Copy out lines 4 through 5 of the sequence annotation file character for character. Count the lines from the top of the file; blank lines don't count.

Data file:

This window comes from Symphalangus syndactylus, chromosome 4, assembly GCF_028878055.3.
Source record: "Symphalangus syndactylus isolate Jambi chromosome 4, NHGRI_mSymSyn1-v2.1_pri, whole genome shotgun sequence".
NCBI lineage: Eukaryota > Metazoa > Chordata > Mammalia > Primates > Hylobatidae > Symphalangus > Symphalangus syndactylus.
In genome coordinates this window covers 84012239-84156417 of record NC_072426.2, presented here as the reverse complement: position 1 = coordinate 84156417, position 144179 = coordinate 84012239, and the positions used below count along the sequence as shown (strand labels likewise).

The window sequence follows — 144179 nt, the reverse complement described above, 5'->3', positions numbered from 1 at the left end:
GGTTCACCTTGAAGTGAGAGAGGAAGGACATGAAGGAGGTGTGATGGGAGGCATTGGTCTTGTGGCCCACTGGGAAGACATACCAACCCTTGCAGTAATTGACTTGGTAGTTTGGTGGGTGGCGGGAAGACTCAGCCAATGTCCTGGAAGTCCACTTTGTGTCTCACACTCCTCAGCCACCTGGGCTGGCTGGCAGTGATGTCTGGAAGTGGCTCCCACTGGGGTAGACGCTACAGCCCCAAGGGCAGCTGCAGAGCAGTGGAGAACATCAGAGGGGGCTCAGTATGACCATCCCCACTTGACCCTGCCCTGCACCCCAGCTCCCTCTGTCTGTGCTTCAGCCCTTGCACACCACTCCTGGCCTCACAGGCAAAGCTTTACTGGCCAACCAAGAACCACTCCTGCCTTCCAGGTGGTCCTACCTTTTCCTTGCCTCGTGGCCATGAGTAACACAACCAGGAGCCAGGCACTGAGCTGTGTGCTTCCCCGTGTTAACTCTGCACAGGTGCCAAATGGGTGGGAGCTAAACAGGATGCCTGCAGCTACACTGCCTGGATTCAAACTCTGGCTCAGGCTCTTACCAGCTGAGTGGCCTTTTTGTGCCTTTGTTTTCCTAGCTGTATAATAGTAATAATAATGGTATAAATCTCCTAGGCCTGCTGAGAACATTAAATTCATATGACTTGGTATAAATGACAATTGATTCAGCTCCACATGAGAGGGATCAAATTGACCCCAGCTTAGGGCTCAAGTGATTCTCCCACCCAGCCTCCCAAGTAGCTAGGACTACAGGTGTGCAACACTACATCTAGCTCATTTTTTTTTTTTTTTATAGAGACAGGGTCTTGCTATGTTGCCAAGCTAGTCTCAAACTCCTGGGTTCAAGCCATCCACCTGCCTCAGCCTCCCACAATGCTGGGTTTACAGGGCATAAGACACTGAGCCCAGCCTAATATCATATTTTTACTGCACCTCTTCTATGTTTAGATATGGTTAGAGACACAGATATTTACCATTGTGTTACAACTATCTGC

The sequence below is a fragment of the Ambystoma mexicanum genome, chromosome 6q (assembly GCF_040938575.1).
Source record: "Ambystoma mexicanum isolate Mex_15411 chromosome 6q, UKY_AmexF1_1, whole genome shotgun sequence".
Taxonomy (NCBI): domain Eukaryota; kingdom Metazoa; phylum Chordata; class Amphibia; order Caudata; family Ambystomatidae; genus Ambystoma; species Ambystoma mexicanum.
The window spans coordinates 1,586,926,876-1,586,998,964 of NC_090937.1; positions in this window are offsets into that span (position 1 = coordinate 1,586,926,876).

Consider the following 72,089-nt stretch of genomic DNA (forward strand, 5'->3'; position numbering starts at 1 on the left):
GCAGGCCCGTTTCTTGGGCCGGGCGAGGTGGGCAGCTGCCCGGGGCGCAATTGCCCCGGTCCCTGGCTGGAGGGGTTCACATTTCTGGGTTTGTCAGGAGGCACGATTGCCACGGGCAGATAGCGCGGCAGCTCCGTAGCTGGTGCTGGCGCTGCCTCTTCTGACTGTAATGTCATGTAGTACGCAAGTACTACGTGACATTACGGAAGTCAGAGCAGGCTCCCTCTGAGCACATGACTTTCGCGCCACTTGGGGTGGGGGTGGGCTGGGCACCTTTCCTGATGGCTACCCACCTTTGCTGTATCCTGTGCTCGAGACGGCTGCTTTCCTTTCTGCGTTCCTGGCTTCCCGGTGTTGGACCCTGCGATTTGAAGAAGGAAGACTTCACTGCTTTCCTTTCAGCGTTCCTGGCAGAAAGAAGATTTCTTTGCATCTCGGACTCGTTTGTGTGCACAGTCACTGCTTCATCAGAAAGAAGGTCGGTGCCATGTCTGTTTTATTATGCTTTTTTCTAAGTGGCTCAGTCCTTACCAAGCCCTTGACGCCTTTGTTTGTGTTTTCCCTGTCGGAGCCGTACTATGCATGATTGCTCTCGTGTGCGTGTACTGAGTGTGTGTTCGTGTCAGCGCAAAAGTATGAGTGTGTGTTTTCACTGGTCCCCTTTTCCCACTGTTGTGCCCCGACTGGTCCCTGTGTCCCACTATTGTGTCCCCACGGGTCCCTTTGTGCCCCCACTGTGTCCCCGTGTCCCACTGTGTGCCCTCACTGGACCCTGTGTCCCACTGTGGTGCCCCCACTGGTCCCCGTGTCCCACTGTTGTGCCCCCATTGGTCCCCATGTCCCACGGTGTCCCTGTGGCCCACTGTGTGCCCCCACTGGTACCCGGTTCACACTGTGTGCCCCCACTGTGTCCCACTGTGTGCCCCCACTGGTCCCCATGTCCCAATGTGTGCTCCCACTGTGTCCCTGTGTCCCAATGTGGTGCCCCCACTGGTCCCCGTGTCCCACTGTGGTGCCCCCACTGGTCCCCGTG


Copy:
In genome coordinates this window covers 84012239-84156417 of record NC_072426.2, presented here as the reverse complement: position 1 = coordinate 84156417, position 144179 = coordinate 84012239, and the positions used below count along the sequence as shown (strand labels likewise).

The window sequence follows — 144179 nt, the reverse complement described above, 5'->3', positions numbered from 1 at the left end: